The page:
Much as I like Opel’s current range, and much as I want Buick to succeed, I am beginning to get a little disturbed by how little effort GM is making to translate Opel into Buick. Further, it is important there is at least one car that is uniquely Buick in the way the Regal, Lacrosse and Verano aren’t.
The Park Avenue is gone and perhaps the Avenir concept is a sign of there being a distinctly North American car in the Buick range. That’s a help but it is not enough. It would be nice to Continue reading “Ah, the Romance of a Picnic”
In 1995 Oldsmobile presented their Aurora, a car that was originally intended as a two-door coupe to replace the Toronado.
The origins of the Aurora go back to a 1989 concept car known as the Tube Car, one of Oldsmobile’s numerous designs inspired by aerodynamics. Much of the feeling of the Tube car is retained though the very straight sills are far from an aerodynamic ideal. The role of the Aurora was to help alter customers’ perceptions of the brand as being staid and rather dull and to distinguish it from the upper middle class styling that Buick had made its own. Despite the aerodynamic appearance, the Aurora’s cD was only 0.32, by some margin worse than Audi’s less obviously rounded 100 of 1982 which had a cD of 0.30. Continue reading “Theme : Aerodynamics – 1995 Oldsmobile Aurora”
Here’s a rare sight in Denmark, the full-fat Cadillac CTS with its 3.6 litre powerplant.
I noticed a 2 cm or 3 cm square badge located behind the front wheel arch, forward of the leading edge of the front door. It says GM. Who needs to know who doesn’t know already? Continue reading “Cadillac CTS 3.6 (by GM)”
Various things have recently caused me to think of things electric, though I admit that none of them involves me saving this or other planets. I had a mail the other week announcing a blanket 20mph limit in much of the area where I live, a process that is happening in many boroughs of London. Much of my driving in London is carried out in an old Audi S6, that burns both rubber and fuel with abandon, but gets me there no faster than anyone else. I dislike tube journeys. I can’t ride a pedal bike long distances without hurting my back. If I ride my motorcycle in wet weather I drip over people’s floors. I like silence. I want a new motoring experience. All these and more reasons make me think it would be nice to drive an electric car, or at least a part electric car.
Short trips: we revisit Archie Vicar on Cadillac’s new for ’77 Fleetwood Brougham which was briefly offered in Europe.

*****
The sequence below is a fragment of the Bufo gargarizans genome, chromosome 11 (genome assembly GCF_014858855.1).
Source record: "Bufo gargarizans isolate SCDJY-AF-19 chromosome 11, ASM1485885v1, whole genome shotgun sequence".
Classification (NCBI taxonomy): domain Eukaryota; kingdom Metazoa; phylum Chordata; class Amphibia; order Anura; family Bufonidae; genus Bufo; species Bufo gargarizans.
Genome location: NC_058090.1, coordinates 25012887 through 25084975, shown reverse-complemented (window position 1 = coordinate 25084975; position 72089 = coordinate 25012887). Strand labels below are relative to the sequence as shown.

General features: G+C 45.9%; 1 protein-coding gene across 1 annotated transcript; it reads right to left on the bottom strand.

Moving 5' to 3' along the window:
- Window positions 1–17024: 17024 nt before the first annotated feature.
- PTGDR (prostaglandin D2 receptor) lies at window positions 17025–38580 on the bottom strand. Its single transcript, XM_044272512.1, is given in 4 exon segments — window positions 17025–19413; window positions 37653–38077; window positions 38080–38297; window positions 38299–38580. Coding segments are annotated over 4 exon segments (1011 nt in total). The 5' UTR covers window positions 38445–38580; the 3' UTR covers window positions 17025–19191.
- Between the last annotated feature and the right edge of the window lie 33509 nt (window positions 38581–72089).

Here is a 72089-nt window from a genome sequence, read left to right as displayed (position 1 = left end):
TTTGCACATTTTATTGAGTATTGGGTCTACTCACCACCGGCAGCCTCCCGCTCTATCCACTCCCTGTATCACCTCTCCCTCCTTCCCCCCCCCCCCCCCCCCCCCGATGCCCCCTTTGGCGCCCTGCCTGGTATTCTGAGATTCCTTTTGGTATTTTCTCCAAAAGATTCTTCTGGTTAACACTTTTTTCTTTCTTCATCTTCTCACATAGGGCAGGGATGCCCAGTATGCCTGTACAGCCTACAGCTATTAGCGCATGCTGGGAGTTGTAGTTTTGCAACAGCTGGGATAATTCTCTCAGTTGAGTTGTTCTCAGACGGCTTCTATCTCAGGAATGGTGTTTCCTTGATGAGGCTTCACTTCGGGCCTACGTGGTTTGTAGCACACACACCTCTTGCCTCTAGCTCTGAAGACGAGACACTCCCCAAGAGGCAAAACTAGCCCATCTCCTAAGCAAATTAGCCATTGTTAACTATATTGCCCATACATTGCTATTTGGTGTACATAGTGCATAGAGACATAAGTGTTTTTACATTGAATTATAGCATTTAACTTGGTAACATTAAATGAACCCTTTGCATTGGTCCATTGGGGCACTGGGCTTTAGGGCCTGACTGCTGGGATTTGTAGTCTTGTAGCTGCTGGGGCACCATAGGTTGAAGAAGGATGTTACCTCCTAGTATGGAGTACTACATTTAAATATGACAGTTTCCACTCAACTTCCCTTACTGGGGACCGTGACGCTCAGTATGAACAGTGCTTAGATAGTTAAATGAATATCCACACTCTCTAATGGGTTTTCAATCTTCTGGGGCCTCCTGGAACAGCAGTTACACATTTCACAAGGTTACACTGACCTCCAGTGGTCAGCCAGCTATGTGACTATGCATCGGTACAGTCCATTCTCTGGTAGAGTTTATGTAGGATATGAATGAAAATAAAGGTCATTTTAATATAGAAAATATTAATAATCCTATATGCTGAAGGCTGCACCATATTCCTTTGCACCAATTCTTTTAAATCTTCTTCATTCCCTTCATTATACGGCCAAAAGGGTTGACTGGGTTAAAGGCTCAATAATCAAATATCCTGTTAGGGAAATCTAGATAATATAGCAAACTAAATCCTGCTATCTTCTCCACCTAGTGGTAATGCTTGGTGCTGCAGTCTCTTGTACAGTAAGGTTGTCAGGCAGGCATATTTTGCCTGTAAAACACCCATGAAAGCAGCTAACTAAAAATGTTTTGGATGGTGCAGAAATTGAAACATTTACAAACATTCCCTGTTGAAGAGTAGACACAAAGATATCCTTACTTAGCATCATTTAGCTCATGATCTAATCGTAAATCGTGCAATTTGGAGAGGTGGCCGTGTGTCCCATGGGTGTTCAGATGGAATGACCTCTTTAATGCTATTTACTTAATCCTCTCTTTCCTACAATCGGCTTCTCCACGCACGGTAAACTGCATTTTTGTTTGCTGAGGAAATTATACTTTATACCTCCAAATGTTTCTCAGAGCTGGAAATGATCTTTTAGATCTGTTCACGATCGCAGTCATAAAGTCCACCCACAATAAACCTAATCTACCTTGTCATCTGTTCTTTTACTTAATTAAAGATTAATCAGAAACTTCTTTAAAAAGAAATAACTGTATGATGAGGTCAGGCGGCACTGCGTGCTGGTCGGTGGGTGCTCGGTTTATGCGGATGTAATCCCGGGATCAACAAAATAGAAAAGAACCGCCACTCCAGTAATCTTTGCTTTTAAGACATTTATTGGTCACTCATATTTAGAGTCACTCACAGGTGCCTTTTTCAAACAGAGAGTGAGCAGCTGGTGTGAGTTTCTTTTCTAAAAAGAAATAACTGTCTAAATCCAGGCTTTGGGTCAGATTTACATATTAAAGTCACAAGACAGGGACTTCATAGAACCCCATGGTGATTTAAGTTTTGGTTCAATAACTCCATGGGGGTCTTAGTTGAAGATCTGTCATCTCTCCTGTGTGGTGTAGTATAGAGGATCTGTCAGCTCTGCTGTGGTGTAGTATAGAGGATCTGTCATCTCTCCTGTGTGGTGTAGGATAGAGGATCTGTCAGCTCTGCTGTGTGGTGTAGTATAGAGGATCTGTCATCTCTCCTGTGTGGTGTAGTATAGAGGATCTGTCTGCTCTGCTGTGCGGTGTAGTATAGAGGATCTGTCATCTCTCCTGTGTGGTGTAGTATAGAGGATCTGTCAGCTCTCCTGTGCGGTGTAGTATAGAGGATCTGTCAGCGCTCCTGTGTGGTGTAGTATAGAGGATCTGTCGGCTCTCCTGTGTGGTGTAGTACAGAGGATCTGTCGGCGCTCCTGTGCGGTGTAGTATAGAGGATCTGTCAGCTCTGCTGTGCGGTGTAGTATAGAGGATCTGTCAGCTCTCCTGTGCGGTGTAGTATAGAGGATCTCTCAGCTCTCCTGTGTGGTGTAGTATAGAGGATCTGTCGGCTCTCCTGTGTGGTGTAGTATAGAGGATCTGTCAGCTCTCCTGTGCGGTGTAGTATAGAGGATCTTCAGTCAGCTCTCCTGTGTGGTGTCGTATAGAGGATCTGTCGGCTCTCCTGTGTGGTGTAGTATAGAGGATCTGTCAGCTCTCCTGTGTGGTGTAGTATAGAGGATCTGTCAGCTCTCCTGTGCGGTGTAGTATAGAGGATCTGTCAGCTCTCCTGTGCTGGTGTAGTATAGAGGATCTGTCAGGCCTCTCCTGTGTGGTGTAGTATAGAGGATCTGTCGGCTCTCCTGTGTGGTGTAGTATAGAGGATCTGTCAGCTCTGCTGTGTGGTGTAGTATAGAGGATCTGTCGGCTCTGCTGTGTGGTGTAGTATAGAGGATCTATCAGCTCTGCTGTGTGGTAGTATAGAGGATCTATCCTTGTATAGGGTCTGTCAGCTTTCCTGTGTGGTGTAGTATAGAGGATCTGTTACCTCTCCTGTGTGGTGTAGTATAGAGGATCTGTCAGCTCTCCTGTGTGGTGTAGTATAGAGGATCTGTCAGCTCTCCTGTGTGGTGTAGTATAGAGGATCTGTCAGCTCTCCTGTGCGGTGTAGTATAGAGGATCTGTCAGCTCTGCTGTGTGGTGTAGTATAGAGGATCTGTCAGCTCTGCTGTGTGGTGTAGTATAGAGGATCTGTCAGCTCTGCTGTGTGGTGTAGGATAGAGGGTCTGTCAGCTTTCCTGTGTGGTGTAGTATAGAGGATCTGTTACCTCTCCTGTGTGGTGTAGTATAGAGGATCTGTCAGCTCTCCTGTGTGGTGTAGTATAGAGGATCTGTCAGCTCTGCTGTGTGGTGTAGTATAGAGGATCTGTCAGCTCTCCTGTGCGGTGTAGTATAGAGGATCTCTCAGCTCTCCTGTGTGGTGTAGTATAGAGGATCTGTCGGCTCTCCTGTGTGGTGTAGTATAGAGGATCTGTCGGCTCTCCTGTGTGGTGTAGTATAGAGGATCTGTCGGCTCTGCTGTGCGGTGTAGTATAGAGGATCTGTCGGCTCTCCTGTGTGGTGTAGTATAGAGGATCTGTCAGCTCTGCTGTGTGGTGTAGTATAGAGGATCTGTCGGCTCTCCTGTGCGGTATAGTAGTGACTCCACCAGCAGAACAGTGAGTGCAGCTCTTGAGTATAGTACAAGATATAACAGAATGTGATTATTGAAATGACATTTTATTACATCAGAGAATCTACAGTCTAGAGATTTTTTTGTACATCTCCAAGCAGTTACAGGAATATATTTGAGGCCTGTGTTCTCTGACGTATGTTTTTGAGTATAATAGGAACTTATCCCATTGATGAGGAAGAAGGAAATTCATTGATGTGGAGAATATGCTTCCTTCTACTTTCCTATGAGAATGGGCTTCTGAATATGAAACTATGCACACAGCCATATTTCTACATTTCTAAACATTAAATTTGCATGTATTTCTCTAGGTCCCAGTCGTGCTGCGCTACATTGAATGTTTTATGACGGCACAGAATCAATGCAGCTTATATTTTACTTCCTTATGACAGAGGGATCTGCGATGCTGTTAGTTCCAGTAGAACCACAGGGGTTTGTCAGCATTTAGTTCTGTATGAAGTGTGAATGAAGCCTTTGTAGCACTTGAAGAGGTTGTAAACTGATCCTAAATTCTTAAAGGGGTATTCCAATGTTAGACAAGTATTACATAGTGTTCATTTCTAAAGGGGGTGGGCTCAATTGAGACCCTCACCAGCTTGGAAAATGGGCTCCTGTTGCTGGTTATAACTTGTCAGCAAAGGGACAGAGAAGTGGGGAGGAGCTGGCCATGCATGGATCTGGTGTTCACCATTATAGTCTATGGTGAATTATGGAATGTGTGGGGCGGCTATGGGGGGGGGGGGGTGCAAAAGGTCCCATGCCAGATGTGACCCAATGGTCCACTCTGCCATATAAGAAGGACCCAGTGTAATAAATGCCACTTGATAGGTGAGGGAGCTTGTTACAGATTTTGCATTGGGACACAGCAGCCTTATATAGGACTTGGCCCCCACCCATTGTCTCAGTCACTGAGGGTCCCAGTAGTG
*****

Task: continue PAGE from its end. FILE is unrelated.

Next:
From “Driving Weekly Magazine” Nov 1977. Photos by Gary Purvis. Owing to a copyright dispute stock images have been used.
Drivers interested in something a little different might like to think about Cadillac’s new Fleetwood Brougham. Thanks to the fuel crisis (merely four years ago) Cadillac have taken the cleaver to their leviathans. They have shrunk their enormous aircraft carrier down to the size of a mere naval destroyer. The car is now 750 lbs lighter which is nearly half the weight of Volkswagen’s horrid little Golf. Smaller doesn’t mean more frugal though. The fuel consumption is still prodigious, thanks to the 7 litre V8 engine: 12 mpg is easily achieved. Cadillac say this smaller Fleetwood is “more European” in its appearance Continue reading “1977 Cadillac Fleetwood: Review”
This was inspired by Sean’s post about Tatra’s retirement from making road-going automobiles and what might have been.
In the last few years of the Clinton administration a sizeable grant was made to the US car builders to help them develop fuel efficient large cars. Among the goals, the companies were to aim for was to reduce fuel use to 80 mpg. We seem to be slowly getting to this although with smaller cars. GM’s response to this grant was the Precept, the appearance of which seems to me to not too unlike a Tatra. Whether this is a case of convergent evolution or actual direct inspiration, I can’t say. Continue reading “Theme: Concepts – 2000 GM Precept”
The Iron Duke engine: an American interpretation of a European staple.
The Americans have a different approach to engines than do Europeans. First, they hold the view that bigger is better which means that for many decades the smallest engines were usually 6-cylinder units. 8-cylinder units were considered standard. When the oil crises of the 70s struck, the main US manufacturers were not so experienced with the 4 cylinder devices that were needed to cope. Continue reading “Theme : Engines – GM’s General Purpose Nail”
How do we get from China to Warren, Michigan via Rüsselsheim? By Astra, of course.
Why does Opel matter to GM? How about sales of 500,000 cars a year in China and continued survival of Buick in the US.
In the late 70s the science journalist James Burke had an engaging series of programmes called Connections. It traced the links, innovations and the important contingencies that led from the distant past to the technology that we take for granted around us, such as plastic, for example. Behind the invention of this material lay the story of how the 17th Century Dutch preferred not to Continue reading “Cross-Currents: From Tsingtao to Rüsselsheim to Michigan”